Just getting started: how Ukraine’s startup scene is weathering the war

Ukraine has been physically and socially decimated and 5 million citizens have fled. Amidst the turmoil, some up-and-coming Ukrainian entrepreneurs are refusing to budge. With war raging on, can Ukraine’s previously flourishing startup ecosystem survive?

Ukraine’s Ministry of Economy predicts the nation has lost between USD $564 billion and $600 billion. That’s 4 times the country’s annual GDP.

Against impossible odds, Ukrainian citizens hold their heads high. Over 16,000 IT graduates joined the Ukrainian workforce in 2021 – double the UK’s numbers despite its smaller population. It now has a massive surplus of tech workers, many of whom have tragically been forced to put down laptops and take up arms.

Putin’s invasion of Ukraine came suddenly and without warning. Within hours, fledgling Ukrainian startups found themselves at an impasse: hurriedly relocate their ventures to other countries, cease operations, or keep calm and carry on.

A fledgling tech haven

Before the war, Ukraine was home to over 400 startups. Gitlab, Grammarly, and Preply hit rockstar levels in the international tech scene. Over 120,000 IT professionals and a favourable price-to-quality ratio made Ukraine a haven for tech conglomerates like Microsoft, Siemens, and Samsung.

The average monthly salary of an IT professional in Ukraine is USD $845. However, most Ukrainians average out at USD $398. It’s no wonder Ukrainians are flocking to the IT field. More money, more opportunities, and a chance to make an impact in the startup ecosystem.

Ukraine’s capital city Kyiv has been the national highway for tech professionals to jumpstart their careers. LIFT99 Kyiv Hub Community Builder Inna Shylova said in 2020, “Kyiv in particular has the potential to turn the Ukrainian startup scene into one that’s as vibrant and buzzing as Berlin or Tel Aviv, if not more.”

With countless hackathons, team workshops, and conferences, Kyiv ended up as a haven for IT professionals looking to network and expand their career opportunities.

Startups aren’t stopping

Since the Russian-Ukrainian war began, investment rates have dropped by 37%. Startups had to take alternative routes to operate their business during wartime activities. Some decided to relocate their day-to-day operations to different countries. While others, like fintech Ukrainian IT, opted to stay in Ukraine and work in safer cities.

But why? In a fit of defiance against Putin’s Russia, Awesomic co-founder Stacy Pavlyshyna gives the response: “Army wins the battles, but we need to win with the economy.”

Many IT employees are finding ways to work despite the horrors of war. Outcrowd co-founder Natalia Alimaskina reports her colleagues worked from their cars while fleeing. A few tech companies go as far as to work at the office, despite sporadic air raid sirens filling the air every now and then. And when bombing hits? Off to the basement to chug out code.

Dr. John Salmon, an American pathologist and partner of mobile and web dev startup Cleveroad, said: “They actually picked up speed. I mean, I approve every line of code, as it’s written, so I can see how fast they are working, in real time. They’ve worked harder. The project manager told me: ‘We have to do this. This is how we fight.’”

Startup diaspora

Remote work, relocation services, and financial incentives are helping keep things afloat.

Defiance is admirable, but for a lot of Ukrainian companies, safety comes first. With bombs dropping, troops invading, and all-around chaos in many major cities, startups have planned for the worst.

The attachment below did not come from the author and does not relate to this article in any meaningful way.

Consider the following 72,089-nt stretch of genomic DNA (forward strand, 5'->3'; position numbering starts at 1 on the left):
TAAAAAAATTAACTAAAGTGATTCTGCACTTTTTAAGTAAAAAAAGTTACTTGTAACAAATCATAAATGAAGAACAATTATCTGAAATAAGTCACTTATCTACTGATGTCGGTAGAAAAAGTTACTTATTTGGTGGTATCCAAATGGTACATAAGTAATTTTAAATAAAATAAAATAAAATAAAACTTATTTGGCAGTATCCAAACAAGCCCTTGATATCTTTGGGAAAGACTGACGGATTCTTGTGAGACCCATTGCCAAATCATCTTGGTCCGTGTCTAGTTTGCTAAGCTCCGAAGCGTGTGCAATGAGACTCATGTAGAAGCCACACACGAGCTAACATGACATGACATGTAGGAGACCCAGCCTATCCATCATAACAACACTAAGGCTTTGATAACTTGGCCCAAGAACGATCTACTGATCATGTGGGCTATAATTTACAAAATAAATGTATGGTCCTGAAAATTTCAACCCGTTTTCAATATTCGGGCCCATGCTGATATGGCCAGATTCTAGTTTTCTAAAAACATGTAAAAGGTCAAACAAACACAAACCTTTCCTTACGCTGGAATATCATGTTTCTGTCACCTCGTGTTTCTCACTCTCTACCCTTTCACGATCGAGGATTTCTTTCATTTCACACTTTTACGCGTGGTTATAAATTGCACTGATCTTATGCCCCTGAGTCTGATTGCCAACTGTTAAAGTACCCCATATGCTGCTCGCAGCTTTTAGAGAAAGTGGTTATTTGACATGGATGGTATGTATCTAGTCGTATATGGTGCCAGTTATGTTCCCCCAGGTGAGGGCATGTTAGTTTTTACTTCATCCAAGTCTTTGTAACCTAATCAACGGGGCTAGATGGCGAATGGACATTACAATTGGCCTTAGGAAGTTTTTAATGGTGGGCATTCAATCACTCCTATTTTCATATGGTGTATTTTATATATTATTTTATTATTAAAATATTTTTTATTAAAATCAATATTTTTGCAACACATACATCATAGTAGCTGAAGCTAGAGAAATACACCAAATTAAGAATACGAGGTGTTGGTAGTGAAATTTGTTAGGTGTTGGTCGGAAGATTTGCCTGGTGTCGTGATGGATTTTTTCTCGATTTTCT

Vista Vice President Vadim Nekhai has prioritized team safety above profits: “For each team member who is currently located in Ukraine, we are providing financial aid to assist with increased expenses during this time, including temporary relocation within Ukraine or abroad if that is someone’s personal choice.”

Unfortunately, many US-based companies are struggling to help their Ukrainian employees.

Ukraine has 285,000 IT professionals in the workforce in 2021. Due to heavy supply and demand, many US-based companies employ Ukrainian workers for their day-to-day operations. And their US-based CEOs are doing as much as humanly possible to keep them safe.

US-based Grammarly was founded by three Ukrainian students wanting to improve language communication in 2009. Today, it’s valued at USD $13 billion. After headquartering Grammarly in San Francisco, the co-founders promised to donate all revenue earned from Russia and Belarus to Ukrainian causes. They have also promised a year of paid leave to Grammarly employees joining the Ukrainian Armed Forces.

Ukraine’s entrepreneurial past

Ukrainian entrepreneurs got to work soon after the dissolution of the Soviet Union in 1991. It was a brave new world after a dark period of censorship, state ownership, and constant shortages of goods. New opportunities opened themselves up for any man or woman wanting to change the world.

In 2020, the total venture capital and private equity investment into Ukrainian startups was USD $571 million. Now, when they should be leading the country onto the entrepreneurial world stage, businesses are having to use their skills to support the war effort by buying bulletproof vests for troops, coordinating routes for aid convoys, and helping to feed their fellow citizens.

Russia’s invasion of Ukraine has been the biggest disruptor of world peace since the end of the Cold War. But when hostilities cease, there will be opportunity.

Following the necessary infrastructural rebuilding, Ukraine will be able to start again, bigger, better, more agile, and more competitive. The country just needs its 5 million refugee workers to return, rather than stay and deploy their brain power in neighbouring countries.

Thankfully, the “overwhelming majority” plan to.

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